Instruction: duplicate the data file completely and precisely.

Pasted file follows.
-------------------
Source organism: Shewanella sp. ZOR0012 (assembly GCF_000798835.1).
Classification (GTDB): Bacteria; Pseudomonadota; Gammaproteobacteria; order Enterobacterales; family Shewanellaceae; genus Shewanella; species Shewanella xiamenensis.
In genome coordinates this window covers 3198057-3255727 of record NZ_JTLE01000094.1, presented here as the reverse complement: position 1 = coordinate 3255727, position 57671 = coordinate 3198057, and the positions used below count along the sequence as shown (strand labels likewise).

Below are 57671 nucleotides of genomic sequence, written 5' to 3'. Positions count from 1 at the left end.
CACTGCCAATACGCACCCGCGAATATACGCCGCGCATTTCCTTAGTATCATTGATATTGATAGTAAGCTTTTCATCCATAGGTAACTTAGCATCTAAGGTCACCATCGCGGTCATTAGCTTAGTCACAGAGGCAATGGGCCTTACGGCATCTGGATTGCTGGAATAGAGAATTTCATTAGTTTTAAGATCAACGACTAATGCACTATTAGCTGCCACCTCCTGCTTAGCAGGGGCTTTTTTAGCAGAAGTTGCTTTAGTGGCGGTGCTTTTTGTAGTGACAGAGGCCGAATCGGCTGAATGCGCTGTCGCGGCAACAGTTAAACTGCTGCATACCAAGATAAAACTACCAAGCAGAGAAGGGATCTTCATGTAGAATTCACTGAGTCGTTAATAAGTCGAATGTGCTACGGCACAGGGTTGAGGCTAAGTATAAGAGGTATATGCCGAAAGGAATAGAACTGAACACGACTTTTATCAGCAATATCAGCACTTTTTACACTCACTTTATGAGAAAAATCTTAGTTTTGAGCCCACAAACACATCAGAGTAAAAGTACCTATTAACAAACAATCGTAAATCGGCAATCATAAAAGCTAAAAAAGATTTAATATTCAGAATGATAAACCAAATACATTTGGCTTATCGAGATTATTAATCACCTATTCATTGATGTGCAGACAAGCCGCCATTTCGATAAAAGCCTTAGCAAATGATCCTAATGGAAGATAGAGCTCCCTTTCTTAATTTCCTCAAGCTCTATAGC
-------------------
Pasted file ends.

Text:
Source organism: Shewanella sp. ZOR0012 (assembly GCF_000798835.1).
Classification (GTDB): Bacteria; Pseudomonadota; Gammaproteobacteria; order Enterobacterales; family Shewanellaceae; genus Shewanella; species Shewanella xiamenensis.
In genome coordinates this window covers 3198057-3255727 of record NZ_JTLE01000094.1, presented here as the reverse complement: position 1 = coordinate 3255727, position 57671 = coordinate 3198057, and the positions used below count along the sequence as shown (strand labels likewise).

Below are 57671 nucleotides of genomic sequence, written 5' to 3'. Positions count from 1 at the left end.
CACTGCCAATACGCACCCGCGAATATACGCCGCGCATTTCCTTAGTATCATTGATATTGATAGTAAGCTTTTCATCCATAGGTAACTTAGCATCTAAGGTCACCATCGCGGTCATTAGCTTAGTCACAGAGGCAATGGGCCTTACGGCATCTGGATTGCTGGAATAGAGAATTTCATTAGTTTTAAGATCAACGACTAATGCACTATTAGCTGCCACCTCCTGCTTAGCAGGGGCTTTTTTAGCAGAAGTTGCTTTAGTGGCGGTGCTTTTTGTAGTGACAGAGGCCGAATCGGCTGAATGCGCTGTCGCGGCAACAGTTAAACTGCTGCATACCAAGATAAAACTACCAAGCAGAGAAGGGATCTTCATGTAGAATTCACTGAGTCGTTAATAAGTCGAATGTGCTACGGCACAGGGTTGAGGCTAAGTATAAGAGGTATATGCCGAAAGGAATAGAACTGAACACGACTTTTATCAGCAATATCAGCACTTTTTACACTCACTTTATGAGAAAAATCTTAGTTTTGAGCCCACAAACACATCAGAGTAAAAGTACCTATTAACAAACAATCGTAAATCGGCAATCATAAAAGCTAAAAAAGATTTAATATTCAGAATGATAAACCAAATACATTTGGCTTATCGAGATTATTAATCACCTATTCATTGATGTGCAGACAAGCCGCCATTTCGATAAAAGCCTTAGCAAATGATCCTAATGGAAGATAGAGCTCCCTTTCTTAATTTCCTCAAGCTCTATAGC